Hacker News new | past | comments | ask | show | jobs | submit login
Ask HN: Should I quit my current job and join a bootcamp?
7 points by iamaimless on Mar 6, 2015 | hide | past | web | favorite | 7 comments
My dilemma: I'm 27, making 120k/yr (in the NY Metro area), have great hours and generally no stress. On the other hand, I feel like I have ceased growing as a developer and am fearful of my future earning potential if I was to lose my current job.

I am a software engineer for a very small company. I develop Windows desktop software mainly in C++ and .NET. It was my first job out of college. Shortly after arriving, my boss transitioned to a management role so I became the de facto lead programmer. I am able to complete any task asked of me, but I have no one to mentor me. I'm bored, and worst of all, I'm not learning anymore.

It's become very clear in the last several years that mobile and web development are where the majority of jobs are.

I wish I had the time to dedicate to learning new skills on my own but between my full-time job/gym/girlfriend/life it doesn't seem feasible to become proficient enough in a new field to be hire-able.

Bootcamps seem like an attractive option due to the short time period and high job placement rates. But, if I was to graduate one of these bootcamps, would I be starting over at an entry level position? I would be taking a pay cut at the very least. There's also the high cost to consider.

TL;DR

I'm riding a gravy train and if it crashes I'm screwed.




Another possibility might be to look for a new job at a larger company where you can be exposed to web development while doing other things. For example, somewhere that has a .NET-based back-end for a web-facing system. At some point, you might pick up enough knowledge about the other parts of the system to be able to move into web development.

And at a larger company, you might also have more possibilities to find a mentor (or to mentor others) and learn new things.


I would start banking some of that gravy and stay where you are for now.

Bored?

Nights and Weekends learn something new.

Rails (Ruby) and/or Laravel (PHP)

http://railscasts.com http://laracasts.com

Are both great places to learn.

These are mainly to create web applications.

SaaS Apps.

Get inspired: http://www.youtube.com/watch?v=0CDXJ6bMkMY

Choose a side project, can be something fun or for profit.

http://startupsfortherestofus.com

google patio11 and ready everything by him.

You're making really good money, no need to throw that away, you can build your skills in your spare time, and if you're interested start building your own product/SaaS empire along the way. Preparing now for things to go bad in the future.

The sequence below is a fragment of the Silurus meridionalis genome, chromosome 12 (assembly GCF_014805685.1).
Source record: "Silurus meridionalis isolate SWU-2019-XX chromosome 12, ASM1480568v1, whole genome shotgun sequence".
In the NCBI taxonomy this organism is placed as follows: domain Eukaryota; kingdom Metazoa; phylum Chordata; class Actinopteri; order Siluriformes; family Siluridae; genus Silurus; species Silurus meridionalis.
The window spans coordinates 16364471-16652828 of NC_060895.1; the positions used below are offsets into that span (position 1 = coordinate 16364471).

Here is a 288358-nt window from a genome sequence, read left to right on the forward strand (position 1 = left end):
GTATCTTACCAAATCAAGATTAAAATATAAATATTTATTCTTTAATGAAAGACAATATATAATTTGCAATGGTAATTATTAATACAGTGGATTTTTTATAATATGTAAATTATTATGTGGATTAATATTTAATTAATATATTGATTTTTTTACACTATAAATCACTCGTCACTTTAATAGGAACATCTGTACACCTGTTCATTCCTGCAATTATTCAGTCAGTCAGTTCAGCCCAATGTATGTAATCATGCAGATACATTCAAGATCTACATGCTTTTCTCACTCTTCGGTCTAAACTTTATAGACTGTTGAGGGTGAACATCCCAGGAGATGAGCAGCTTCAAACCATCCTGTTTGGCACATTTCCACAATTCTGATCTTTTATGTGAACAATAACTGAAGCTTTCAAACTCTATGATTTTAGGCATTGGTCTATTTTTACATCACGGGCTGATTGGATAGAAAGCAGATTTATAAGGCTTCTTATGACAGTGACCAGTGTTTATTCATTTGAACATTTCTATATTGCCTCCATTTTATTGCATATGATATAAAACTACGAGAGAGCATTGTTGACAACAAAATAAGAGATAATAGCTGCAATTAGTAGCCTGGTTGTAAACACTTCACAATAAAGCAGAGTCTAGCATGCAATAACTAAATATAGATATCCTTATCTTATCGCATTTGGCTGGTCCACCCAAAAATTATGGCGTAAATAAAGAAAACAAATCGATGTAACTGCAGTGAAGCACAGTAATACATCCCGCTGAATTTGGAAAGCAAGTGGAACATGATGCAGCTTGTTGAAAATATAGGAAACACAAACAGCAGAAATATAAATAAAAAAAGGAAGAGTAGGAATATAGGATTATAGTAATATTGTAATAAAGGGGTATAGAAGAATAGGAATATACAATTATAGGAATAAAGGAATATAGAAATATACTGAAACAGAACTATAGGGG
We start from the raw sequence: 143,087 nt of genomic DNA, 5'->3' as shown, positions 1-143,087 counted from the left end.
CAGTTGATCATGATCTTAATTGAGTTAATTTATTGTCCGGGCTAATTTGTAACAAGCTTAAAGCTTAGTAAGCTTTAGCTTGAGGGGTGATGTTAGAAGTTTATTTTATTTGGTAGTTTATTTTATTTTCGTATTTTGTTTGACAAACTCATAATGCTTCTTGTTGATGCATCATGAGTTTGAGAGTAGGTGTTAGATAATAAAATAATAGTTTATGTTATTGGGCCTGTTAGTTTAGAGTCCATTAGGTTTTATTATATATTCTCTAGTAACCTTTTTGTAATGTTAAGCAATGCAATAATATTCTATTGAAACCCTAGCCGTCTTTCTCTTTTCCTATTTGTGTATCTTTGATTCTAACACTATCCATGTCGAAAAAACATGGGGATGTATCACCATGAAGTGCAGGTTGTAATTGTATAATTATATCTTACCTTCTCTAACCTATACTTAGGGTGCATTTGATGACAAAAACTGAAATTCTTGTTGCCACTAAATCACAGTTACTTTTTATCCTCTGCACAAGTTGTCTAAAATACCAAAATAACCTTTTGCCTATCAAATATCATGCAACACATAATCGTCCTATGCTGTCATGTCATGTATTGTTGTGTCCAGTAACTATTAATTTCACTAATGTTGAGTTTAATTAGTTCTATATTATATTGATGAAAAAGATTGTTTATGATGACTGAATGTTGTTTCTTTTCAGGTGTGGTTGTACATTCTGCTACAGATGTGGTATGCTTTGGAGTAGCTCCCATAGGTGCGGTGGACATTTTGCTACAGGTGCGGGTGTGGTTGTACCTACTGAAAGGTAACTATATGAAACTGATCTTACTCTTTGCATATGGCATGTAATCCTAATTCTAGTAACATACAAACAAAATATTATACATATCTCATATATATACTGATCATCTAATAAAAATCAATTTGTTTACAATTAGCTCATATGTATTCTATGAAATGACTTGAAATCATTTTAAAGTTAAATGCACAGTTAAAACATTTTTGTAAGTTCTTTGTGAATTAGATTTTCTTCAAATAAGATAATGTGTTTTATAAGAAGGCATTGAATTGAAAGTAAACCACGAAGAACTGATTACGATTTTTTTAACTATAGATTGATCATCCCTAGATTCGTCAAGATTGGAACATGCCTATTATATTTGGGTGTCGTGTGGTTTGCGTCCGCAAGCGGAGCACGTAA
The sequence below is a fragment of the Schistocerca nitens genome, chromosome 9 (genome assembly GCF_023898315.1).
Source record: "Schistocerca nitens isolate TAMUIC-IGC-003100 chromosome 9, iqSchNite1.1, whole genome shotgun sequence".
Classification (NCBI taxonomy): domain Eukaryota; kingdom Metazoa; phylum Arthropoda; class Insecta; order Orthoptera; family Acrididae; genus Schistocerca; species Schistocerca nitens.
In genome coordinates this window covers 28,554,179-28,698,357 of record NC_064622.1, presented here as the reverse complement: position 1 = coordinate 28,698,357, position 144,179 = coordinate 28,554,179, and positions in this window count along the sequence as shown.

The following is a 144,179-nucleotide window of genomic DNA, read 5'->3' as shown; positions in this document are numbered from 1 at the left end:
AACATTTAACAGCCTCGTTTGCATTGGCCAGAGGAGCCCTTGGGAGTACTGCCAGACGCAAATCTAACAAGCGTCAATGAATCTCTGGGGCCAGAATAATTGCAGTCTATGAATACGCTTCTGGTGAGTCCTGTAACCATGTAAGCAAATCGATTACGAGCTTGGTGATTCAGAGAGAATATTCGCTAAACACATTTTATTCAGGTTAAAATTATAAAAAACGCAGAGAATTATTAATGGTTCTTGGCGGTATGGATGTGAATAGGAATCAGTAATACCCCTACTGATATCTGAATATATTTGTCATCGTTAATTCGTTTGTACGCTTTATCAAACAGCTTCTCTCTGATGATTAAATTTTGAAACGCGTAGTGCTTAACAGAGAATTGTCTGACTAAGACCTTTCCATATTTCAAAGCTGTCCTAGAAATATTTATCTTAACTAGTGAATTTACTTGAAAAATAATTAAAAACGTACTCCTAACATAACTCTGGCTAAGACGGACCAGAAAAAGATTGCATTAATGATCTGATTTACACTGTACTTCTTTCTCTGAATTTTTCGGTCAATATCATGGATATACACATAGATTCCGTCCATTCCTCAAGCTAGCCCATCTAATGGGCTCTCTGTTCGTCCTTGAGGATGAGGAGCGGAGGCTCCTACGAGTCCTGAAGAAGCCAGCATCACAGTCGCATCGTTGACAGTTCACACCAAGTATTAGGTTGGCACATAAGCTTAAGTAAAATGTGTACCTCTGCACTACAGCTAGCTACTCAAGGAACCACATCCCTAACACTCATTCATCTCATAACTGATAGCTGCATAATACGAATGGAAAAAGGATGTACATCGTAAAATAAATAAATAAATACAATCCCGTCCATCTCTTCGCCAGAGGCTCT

But I would stay on your gravy train as long as you can building new skills along the way.

Enjoy the ride.


Focus. Decide what you want to eventually do and start moving towards it. You'll need to re-prioritize your life. Give up something to gain something. But leaving the job or going to a bootcamp for this, seems risky.

You can learn mobile or web on your own and build up a portfolio. With this portfolio, demonstrating your 'new skills', start interviewing for the job you want. If you can demonstrate these skills at a high level (similar skill set to your current job), you should be able to command similar pay.

But, at your (young) age you should be looking primarily for positions that will challenge and grow your skill sets.

If you have a choice, only work on the hard things.

This is what will keep you employable now and in the future.


If its all about the money, then there's no answer but 'keep earning every second'. Not much you do will increase your pay so that it will make up for losing a year's salary or so. Especially if you have to go into debt.

On the other hand... The gravy train will always be there - your skills will remain useful for another decade or so. If you want new skills, by all means learn them now! But don't do it for the money.


If it's possible, try working some of those web/mobile projects into your day job. If you're worried about getting fired, and want to learn mobile, adding value to your company via some mobile project sounds like it could neatly resolve the whole thing. It sounds like you have a management/lead role that would allow you to make this call as well.


I don't see how web development changes anything - web dev has a peak as well where you'll probably stop growing, and if you lose your job because the VC/web/mobile bubble pops then you're still screwed. At least .Net and C++ are used by lots of blue chip companies that will still be around.


Where the jobs have been the last five years is not necessarily where the jobs will be in the next five. I'd focus on what interests you instead of the current hype around web & mobile.

Based on your post, I think going to a bootcamp would be a mistake. I think you're buying into the hype a bit too much. The career changing job comes months after the bootcamp finishes from the people I've talked too. The bootcamper job market is oversaturated and much more competitive for an applicant which results in a long job search.

If your bored at your current job, start looking for a new job where you can learn something that interest you instead of a bootcamp. You'll be earning money instead of giving time and money to learn entry level skills.




Guidelines | FAQ | Support | API | Security | Lists | Bookmarklet | Legal | Apply to YC | Contact

Search: